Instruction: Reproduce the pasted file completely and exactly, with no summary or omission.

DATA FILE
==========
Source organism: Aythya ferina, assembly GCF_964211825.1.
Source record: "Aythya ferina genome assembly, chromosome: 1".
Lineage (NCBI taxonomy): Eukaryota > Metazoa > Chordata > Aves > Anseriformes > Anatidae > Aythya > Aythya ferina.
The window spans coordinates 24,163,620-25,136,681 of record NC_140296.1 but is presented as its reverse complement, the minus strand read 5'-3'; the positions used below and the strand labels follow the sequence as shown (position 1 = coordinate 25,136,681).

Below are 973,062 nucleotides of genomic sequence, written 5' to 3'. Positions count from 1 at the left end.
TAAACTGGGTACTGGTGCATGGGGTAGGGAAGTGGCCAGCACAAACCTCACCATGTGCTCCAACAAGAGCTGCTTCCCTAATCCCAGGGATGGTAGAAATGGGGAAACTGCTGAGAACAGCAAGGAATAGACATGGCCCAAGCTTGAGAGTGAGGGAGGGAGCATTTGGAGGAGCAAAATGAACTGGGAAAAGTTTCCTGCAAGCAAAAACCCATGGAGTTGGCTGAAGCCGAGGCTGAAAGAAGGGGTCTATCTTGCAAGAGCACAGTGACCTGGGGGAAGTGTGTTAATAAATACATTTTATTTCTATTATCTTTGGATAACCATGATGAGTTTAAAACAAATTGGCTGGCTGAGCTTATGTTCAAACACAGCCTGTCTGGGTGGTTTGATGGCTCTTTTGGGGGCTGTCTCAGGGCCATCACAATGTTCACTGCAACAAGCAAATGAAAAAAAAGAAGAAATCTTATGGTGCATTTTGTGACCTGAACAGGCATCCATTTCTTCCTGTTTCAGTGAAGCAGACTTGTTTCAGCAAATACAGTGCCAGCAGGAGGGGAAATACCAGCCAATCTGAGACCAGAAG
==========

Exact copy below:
Source organism: Aythya ferina, assembly GCF_964211825.1.
Source record: "Aythya ferina genome assembly, chromosome: 1".
Lineage (NCBI taxonomy): Eukaryota > Metazoa > Chordata > Aves > Anseriformes > Anatidae > Aythya > Aythya ferina.
The window spans coordinates 24,163,620-25,136,681 of record NC_140296.1 but is presented as its reverse complement, the minus strand read 5'-3'; the positions used below and the strand labels follow the sequence as shown (position 1 = coordinate 25,136,681).

Below are 973,062 nucleotides of genomic sequence, written 5' to 3'. Positions count from 1 at the left end.
TAAACTGGGTACTGGTGCATGGGGTAGGGAAGTGGCCAGCACAAACCTCACCATGTGCTCCAACAAGAGCTGCTTCCCTAATCCCAGGGATGGTAGAAATGGGGAAACTGCTGAGAACAGCAAGGAATAGACATGGCCCAAGCTTGAGAGTGAGGGAGGGAGCATTTGGAGGAGCAAAATGAACTGGGAAAAGTTTCCTGCAAGCAAAAACCCATGGAGTTGGCTGAAGCCGAGGCTGAAAGAAGGGGTCTATCTTGCAAGAGCACAGTGACCTGGGGGAAGTGTGTTAATAAATACATTTTATTTCTATTATCTTTGGATAACCATGATGAGTTTAAAACAAATTGGCTGGCTGAGCTTATGTTCAAACACAGCCTGTCTGGGTGGTTTGATGGCTCTTTTGGGGGCTGTCTCAGGGCCATCACAATGTTCACTGCAACAAGCAAATGAAAAAAAAGAAGAAATCTTATGGTGCATTTTGTGACCTGAACAGGCATCCATTTCTTCCTGTTTCAGTGAAGCAGACTTGTTTCAGCAAATACAGTGCCAGCAGGAGGGGAAATACCAGCCAATCTGAGACCAGAAG